Heather Morrison at Case Western Reserve University, Patrick Durrell and John Feldmeier at Youngstown State University, Robin Ciardullo and Richard Wade at Pennsylvania State University, and J. Davy Kirkpatrick and Patrick Lowrance at the California Institute of California also contributed to the research, which was funded by grants from the National Science Foundation and the Department of Education's Graduate Assistance in Areas of National Need fellowship.
Related Black Hole Current Events and Black Hole News Articles
A jettisoned black hole?
In his general theory of relativity, Albert Einstein predicted that there are such things as gravitational waves. In fact, the very existence of these waves is the linchpin of the entire theory.
NASA's Swift Mission Probes an Exotic Object: 'Kicked' Black Hole or Mega Star?
An international team of researchers analyzing decades of observations from many facilities, including NASA's Swift satellite, has discovered an unusual source of light in a galaxy some 90 million light-years away.
Unravelling the mystery of gamma-ray bursts
A team of scientists hope to trace the origins of gamma-ray bursts with the aid of giant space 'microphones'.
Research reveals the real cause of death for some starburst galaxies
Like hedonistic rock stars that live by the "better to burn out than to fade away" credo, certain galaxies flame out in a blaze of glory. Astronomers have struggled to grasp why these young "starburst" galaxies - ones that are very rapidly forming new stars from cold molecular hydrogen gas up to 100 times faster than our own Milky Way - would shut down their prodigious star formation to join a category scientists call "red and dead."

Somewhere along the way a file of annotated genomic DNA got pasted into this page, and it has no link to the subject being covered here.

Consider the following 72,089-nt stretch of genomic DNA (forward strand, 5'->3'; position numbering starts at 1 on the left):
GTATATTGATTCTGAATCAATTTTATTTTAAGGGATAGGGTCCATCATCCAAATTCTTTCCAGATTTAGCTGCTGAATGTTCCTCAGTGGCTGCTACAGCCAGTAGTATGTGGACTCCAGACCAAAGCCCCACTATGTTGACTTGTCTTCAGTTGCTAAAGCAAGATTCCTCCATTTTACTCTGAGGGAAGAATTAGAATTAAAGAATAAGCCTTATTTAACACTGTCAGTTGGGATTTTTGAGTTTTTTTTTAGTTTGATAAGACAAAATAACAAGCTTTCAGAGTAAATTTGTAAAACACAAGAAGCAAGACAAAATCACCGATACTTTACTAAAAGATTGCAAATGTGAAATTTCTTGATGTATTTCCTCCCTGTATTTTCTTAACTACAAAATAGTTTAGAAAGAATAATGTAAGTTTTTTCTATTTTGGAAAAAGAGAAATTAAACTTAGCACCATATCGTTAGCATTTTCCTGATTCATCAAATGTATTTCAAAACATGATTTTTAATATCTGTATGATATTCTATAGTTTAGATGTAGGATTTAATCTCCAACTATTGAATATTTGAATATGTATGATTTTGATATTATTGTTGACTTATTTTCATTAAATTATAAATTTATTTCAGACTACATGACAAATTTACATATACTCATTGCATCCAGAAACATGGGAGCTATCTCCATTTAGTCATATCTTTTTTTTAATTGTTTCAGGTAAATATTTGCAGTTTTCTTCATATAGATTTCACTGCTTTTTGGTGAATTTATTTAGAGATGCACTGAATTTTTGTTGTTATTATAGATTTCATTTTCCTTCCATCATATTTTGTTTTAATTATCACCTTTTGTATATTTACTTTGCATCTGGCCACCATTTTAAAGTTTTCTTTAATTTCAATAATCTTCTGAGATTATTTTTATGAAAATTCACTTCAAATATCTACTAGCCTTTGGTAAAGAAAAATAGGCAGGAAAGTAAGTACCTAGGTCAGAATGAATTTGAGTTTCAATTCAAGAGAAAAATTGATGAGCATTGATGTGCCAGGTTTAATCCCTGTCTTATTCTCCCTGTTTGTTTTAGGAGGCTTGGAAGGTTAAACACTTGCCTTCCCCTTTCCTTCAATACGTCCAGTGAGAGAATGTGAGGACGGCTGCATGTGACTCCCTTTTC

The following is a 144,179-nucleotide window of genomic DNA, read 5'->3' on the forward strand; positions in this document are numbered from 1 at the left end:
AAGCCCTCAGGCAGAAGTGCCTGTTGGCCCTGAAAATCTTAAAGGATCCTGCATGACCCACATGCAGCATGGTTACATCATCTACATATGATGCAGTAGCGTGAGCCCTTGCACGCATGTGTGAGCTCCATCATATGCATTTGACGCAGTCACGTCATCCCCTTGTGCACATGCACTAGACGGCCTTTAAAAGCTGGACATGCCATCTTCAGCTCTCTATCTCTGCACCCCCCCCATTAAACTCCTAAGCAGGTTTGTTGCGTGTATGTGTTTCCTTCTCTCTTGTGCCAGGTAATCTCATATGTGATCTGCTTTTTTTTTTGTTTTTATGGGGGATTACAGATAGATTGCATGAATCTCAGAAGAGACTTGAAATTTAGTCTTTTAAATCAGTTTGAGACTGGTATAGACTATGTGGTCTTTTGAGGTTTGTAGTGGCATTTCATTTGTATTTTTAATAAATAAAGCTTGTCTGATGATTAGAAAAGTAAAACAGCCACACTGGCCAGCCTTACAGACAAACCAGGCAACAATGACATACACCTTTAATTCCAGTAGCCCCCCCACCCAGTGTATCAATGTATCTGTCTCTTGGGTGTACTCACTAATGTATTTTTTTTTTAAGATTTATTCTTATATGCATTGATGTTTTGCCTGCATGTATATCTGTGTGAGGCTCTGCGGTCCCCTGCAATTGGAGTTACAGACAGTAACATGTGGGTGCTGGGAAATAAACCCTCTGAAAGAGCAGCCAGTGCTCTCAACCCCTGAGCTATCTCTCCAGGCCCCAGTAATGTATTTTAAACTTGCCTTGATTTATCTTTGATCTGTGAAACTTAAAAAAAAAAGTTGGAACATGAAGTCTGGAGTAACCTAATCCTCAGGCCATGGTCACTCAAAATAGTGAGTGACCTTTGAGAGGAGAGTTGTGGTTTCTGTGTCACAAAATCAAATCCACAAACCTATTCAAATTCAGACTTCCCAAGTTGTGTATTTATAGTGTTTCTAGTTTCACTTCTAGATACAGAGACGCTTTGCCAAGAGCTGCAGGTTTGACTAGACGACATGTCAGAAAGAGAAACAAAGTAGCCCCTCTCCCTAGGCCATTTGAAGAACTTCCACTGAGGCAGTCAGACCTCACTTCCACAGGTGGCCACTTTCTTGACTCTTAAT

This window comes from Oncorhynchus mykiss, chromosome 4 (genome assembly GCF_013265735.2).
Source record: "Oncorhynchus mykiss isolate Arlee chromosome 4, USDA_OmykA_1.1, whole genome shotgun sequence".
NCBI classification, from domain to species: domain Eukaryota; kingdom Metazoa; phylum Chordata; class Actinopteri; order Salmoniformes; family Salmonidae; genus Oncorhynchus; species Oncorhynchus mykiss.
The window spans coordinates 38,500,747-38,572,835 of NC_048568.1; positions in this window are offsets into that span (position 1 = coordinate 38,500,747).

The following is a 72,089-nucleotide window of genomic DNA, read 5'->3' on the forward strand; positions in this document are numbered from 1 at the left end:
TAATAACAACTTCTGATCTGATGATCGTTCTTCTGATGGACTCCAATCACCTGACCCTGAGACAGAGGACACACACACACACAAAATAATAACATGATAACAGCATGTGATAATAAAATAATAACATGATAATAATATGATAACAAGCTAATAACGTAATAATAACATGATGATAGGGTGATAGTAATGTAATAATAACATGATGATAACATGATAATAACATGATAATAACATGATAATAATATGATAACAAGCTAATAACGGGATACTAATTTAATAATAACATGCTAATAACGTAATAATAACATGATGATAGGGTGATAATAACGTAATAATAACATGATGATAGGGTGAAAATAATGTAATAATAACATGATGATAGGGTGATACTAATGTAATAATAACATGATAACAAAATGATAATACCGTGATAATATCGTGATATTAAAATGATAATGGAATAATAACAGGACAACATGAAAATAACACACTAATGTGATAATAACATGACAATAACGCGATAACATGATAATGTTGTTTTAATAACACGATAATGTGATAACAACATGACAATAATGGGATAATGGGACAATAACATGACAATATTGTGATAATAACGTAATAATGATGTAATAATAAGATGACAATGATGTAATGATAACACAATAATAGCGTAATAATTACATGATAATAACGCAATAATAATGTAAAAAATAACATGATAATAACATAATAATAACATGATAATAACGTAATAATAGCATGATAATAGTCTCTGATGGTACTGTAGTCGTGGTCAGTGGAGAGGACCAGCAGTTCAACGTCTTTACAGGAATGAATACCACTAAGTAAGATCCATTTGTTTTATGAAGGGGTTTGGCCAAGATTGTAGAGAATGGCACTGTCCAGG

Mission to discover hundreds of black holes could unlock secrets of the universe
A team of Cardiff University researchers have made a breakthrough in helping scientists discover hundreds of black holes throughout the universe.
UCLA astronomers solve puzzle about bizarre object at the center of our galaxy
For years, astronomers have been puzzled by a bizarre object in the center of the Milky Way that was believed to be a hydrogen gas cloud headed toward our galaxy's enormous black hole.
New solar power material converts 90 percent of captured light into heat
A multidisciplinary engineering team at the University of California, San Diego developed a new nanoparticle-based material for concentrating solar power plants designed to absorb and convert to heat more than 90 percent of the sunlight it captures.
Lucky Star Escapes Black Hole With Minor Damage
Astronomers have gotten the closest look yet at what happens when a black hole takes a bite out of a star-and the star lives to tell the tale.
Big Black Holes Can Block New Stars
Massive black holes spewing out radio-frequency-emitting particles at near-light speed can block formation of new stars in aging galaxies, a study has found.
Construction secrets of a galactic metropolis
Galaxy clusters are the largest objects in the Universe held together by gravity but their formation is not well understood.
More Black Hole Current Events and Black Hole News Articles